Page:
Why is this even a problem if I am working to be debt free? I have set strict monthly savings goals to make sure I meet the big target of $10,000 in my emergency fund by Oct. 1. The $200 over payment could make me miss it.

I think it is time to find something new to sell on Craig's List.

Tuesday, April 22, 2008

My 401(k) fees doubled - have yours?

It may seem like a small amount to charge -- $2 a month to "manage" my retirement account. 
It is nearly double, though, what I paid at the beginning of the year. My company quietly raised the fees about a month ago, or rather, allowed the financial services company that oversees our 401(k) program to boost them. 

The only reason I noticed is because I painstakingly enter each investment transaction in my Quicken program.

The costs add up over time, especially if you consider the eight percent annual rate of return I could have earned had I been allowed to keep that extra dollar a month. 

At a minimum, the added fees likely mean I will have almost $1,000 less when I retire. The loss could be much greater over time, though, since the standard fees being assessed as fractions of shares I hold, not dollar amounts. As the market recovers, the cash value of these deductions will increase. Many financial companies also increase the share charge as the balance of your account grows.

I have asked for detailed cost information from the firm that manages my company's program. I'll let you know when I hear back from them.

If you need a reason to be concerned, or at least well informed about what is being deducted from 401(k) account, read this Los Angeles Times series published in 2006. 

Some charges are not being disclosed at all.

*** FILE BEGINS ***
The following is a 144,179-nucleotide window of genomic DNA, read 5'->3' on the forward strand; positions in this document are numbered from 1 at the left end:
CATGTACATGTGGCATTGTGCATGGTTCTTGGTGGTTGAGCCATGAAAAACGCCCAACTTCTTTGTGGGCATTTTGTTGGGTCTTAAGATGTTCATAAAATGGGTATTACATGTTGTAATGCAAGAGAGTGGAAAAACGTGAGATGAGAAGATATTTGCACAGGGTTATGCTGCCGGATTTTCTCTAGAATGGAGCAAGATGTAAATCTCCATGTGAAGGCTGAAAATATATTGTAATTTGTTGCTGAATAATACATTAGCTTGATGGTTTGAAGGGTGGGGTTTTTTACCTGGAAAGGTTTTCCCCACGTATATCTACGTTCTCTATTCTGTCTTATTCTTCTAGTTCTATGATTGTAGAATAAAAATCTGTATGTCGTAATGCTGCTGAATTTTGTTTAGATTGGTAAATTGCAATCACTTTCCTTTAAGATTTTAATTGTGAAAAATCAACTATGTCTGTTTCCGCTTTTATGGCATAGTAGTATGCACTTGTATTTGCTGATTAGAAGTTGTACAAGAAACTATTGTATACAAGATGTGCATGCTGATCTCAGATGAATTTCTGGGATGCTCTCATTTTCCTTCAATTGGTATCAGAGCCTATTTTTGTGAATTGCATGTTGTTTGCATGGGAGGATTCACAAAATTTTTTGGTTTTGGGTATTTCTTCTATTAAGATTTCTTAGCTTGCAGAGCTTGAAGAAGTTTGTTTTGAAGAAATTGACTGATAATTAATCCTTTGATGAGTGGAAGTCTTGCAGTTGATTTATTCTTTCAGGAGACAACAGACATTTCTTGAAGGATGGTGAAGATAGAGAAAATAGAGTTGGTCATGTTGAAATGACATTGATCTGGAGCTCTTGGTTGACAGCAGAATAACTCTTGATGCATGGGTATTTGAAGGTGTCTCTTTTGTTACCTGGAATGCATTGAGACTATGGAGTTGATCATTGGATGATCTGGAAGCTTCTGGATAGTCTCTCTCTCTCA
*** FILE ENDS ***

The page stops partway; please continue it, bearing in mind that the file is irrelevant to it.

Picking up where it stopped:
The paper noted that people like John Fuchs, an IT manager, are paying about $500 a year in hidden management fees. For him, the charges mean more than $300,000 in lost savings by the time he retires. 

A bill is pending in Congress to require 401(k) participants at least be told what they are being docked, but according to a Times editorial today, "The measure has drawn still opposition from securities firms, which have complained that employers and workers would be confused and even deterred by a detailed disclosure of the various categories of fees."

The editorial also goes on to argue, "Arrangements between employers and retirement plan providers that hide fees from those who pay them prevent market forces from holding down those charges."

I am glad I never transferred my retirement savings from other employers into the program where I currently work. I instead chose to move it into a rollover IRA at a brokerage company. It is at least required by law to tell me what is being taken from my account.

Monday, April 21, 2008


I am a featured link on the Carnival of Debt Reduction, the 136th edition. No Debt Plan is the host, and I would like to thank Kevin for including me this week.